The privacy paradox
Digitally Lit #197 – 5/11/2019
Hi all, my name is Ian O’Byrne and welcome to Digitally Literate. In this newsletter, I try to synthesize what happened this week so you can be digitally literate as well.
I posted a couple of things this week:
- Formative and Summative Assessments – An overview of learning pathways, purpose of assessment, and formative/summative assessments.
- Journaling as a means to scaffold and assess student learning – I gave a talk on formative assessments and journaling at a professional development workshop on campus this week. Here are the slides…I’ll break this down into posts and share more.
- Assistive technology to help people with disabilities – An overview of recent innovations in technology to support individuals with disabilities.
Johnny Harris on how to use your camera to use your phone, take pictures, and organize them to connect to your longterm memory.
Harris suggests…the key to remembering your life is deleting photos. This is a great assignment for use in high school and higher ed.
Values not only shape what people see, but they also structure what people look for in the first place. We call this intuitive epistemology.
Those who care about oppression look for oppression — so they find it.
Those who care about security look for threats to it — and they find them.
In other words, people do not end up with the same answers because they do not begin with the same questions.
This year we’re seeing tech companies try to reshape the narrative around privacy and our digital tools. Many of these companies are trying to redefine privacy for us. They’re trying to redefine privacy from “we don’t take your data” to “we don’t give it to anyone else.” There is a big difference between the two.
In multiple times in the Google I/O keynote, they mentioned that “the future is private” and that privacy is for everyone. Google’s CEO, Sundar Pichai puts a finer point on this in the op-ed linked above, as he also highlighted the need for legislation around privacy.
Mark Zuckerberg delivered a similar message at Facebook’s developer conference. “The future is private,” he said, and indicated Facebook will focus on more intimate communications. He shared these messages in a Washington Post op-ed just weeks before.
This transparency is good, but we need to question how transparent all of these companies are with our data. The takeaway is that they’re still collecting your data. They’re still using it to teach machine learning engines. Some will sell (or hand off) your data to others. Data breaches and hacks will happen. Business will continue as they seek to redefine privacy in an attempt to pacify user concern and angst on the topic.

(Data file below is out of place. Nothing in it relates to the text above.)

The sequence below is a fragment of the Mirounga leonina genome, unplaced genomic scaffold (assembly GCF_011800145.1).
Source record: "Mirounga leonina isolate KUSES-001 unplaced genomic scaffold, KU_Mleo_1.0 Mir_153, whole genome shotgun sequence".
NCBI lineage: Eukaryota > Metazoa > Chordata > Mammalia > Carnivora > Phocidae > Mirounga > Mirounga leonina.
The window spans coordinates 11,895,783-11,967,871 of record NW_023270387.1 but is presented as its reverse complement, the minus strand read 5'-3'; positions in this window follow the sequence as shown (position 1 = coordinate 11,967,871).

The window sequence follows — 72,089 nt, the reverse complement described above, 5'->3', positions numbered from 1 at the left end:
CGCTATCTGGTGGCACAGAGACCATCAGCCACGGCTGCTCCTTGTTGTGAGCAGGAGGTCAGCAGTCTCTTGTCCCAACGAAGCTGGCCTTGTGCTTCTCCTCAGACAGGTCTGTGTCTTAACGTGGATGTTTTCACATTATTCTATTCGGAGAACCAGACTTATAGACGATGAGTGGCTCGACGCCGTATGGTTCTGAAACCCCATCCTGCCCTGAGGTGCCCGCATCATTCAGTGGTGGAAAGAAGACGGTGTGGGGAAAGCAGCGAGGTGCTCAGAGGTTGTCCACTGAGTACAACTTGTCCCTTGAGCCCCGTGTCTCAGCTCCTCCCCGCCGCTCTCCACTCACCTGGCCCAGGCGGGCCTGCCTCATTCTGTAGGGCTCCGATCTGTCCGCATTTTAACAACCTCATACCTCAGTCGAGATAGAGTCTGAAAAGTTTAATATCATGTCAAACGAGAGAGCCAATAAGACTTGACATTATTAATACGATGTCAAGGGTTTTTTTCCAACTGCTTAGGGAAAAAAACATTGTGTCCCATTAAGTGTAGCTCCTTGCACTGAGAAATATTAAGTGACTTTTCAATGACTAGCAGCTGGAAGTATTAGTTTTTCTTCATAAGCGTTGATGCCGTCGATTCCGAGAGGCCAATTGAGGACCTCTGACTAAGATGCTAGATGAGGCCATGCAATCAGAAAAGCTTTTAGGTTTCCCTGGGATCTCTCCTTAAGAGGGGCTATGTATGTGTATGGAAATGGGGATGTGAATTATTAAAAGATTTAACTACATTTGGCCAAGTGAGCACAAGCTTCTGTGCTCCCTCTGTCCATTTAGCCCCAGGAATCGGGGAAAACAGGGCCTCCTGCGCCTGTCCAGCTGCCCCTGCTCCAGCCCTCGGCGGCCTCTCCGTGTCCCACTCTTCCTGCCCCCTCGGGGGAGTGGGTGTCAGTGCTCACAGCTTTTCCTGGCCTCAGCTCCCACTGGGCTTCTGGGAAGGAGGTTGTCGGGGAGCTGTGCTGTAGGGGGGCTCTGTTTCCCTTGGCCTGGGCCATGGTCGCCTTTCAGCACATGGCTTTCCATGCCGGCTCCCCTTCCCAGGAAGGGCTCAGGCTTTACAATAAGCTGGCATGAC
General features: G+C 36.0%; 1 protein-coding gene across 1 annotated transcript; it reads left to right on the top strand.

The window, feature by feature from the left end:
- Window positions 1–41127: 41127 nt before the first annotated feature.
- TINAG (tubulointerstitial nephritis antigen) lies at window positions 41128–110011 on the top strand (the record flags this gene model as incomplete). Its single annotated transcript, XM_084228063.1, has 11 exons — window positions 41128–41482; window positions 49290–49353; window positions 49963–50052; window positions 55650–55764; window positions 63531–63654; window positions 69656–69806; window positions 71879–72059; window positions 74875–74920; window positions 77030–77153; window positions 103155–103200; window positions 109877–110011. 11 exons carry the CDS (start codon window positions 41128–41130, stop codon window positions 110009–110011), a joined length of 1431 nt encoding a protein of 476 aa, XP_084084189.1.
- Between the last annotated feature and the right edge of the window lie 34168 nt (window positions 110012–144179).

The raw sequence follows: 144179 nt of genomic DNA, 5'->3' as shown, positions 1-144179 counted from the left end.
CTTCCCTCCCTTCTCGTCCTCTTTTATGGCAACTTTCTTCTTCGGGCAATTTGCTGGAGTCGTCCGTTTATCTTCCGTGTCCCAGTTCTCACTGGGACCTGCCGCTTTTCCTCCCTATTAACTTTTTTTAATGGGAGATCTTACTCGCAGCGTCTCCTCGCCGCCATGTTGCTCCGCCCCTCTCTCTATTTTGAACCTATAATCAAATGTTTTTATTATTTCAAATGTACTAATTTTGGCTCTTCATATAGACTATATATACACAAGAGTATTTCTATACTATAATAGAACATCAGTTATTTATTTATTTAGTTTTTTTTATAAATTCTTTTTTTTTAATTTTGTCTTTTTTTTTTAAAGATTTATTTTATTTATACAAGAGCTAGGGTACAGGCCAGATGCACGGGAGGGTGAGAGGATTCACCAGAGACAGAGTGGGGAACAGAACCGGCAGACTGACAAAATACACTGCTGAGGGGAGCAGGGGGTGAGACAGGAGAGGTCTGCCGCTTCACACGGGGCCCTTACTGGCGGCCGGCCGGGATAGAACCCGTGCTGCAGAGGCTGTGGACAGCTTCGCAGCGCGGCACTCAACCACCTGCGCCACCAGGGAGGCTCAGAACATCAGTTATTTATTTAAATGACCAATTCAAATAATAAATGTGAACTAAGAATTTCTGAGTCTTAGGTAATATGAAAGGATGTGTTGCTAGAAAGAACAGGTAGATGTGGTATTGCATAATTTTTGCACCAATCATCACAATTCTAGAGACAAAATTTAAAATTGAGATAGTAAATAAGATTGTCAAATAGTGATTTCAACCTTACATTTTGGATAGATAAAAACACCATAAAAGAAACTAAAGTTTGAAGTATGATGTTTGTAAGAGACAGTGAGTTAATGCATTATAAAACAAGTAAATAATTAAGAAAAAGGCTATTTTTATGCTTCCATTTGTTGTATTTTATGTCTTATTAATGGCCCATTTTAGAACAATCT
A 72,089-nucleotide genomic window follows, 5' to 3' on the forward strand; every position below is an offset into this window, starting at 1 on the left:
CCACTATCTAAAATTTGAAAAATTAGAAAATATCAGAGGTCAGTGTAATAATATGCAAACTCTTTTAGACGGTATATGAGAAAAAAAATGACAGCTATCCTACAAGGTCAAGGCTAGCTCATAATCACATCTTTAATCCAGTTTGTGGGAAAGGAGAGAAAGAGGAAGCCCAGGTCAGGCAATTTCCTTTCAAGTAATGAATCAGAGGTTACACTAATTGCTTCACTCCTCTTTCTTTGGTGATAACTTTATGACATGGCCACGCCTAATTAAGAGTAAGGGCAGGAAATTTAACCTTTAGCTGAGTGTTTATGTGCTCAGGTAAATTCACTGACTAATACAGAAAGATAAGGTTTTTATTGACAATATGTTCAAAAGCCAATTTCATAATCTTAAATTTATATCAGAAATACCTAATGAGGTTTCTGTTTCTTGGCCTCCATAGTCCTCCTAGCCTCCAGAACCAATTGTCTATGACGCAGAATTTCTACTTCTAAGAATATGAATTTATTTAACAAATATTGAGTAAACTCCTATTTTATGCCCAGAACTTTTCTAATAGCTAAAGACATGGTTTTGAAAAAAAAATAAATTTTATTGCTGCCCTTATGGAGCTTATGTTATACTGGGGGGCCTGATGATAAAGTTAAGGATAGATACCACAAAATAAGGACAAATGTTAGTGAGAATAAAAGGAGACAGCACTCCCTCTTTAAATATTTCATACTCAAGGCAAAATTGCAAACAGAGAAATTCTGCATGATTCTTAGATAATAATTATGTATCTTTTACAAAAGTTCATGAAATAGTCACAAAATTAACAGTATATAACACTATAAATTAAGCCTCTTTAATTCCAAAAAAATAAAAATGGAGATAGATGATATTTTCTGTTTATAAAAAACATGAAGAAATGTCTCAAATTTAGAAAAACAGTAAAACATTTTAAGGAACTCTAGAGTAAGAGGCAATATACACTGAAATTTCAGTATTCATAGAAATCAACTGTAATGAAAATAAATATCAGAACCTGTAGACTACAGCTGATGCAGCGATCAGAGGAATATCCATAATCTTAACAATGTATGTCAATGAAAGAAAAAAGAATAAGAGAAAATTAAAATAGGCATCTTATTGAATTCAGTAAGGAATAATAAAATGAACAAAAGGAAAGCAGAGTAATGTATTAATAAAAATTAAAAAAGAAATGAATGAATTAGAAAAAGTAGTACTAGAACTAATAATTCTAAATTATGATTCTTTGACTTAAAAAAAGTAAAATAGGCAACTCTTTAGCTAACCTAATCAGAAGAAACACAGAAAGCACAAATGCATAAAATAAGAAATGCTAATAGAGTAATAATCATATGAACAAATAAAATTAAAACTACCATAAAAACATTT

As discussed in the earlier story, tech companies are trying to redefine privacy in our use of these digital texts and tools.
The question ultimately becomes…why do we continue to use and trust these companies?
John Naughton examines this problem through the lens of the “privacy paradox” as detailed by Nina Gerber, Paul Gerber, and Melanie Volkamer in Computers & Security. You can read more about the “privacy calculus” that we all employ as we consider our privacy, and willingness to disclose.
This post is adapted from Dare to Lead, and it shares support for educators as we celebrated Teacher Appreciation Day here in the U.S.
Peter Bryant with a great post on how to incorporate real pedagogical change in your classroom.
His manifesto is as follows:
- Have a plan
- Reward and recognize excellence and achievement
- Be in the conversation
- Connection is the glue
- We don’t know what the students want – but we need to
- Expose yourself to risk
- Be rigorous, evidenced-based, and critically reflective
- Enhance, don’t replace
- The future happens
My Wife and I have started to track more of our food consumption as we want to track down health and wellness as it is impacted by the foods we eat. This post from Engadget shares how to use the Goals function in Google Calendar to keep track of workouts, food, maladies, etc.
The most courageous act is still to think for yourself. Aloud.
I watched the video of the new Tool song on YouTube as I finalized this issue.
Digitally Literate is a summary of all the great stuff from the Internet this week in technology, education, & literacy. Follow along here.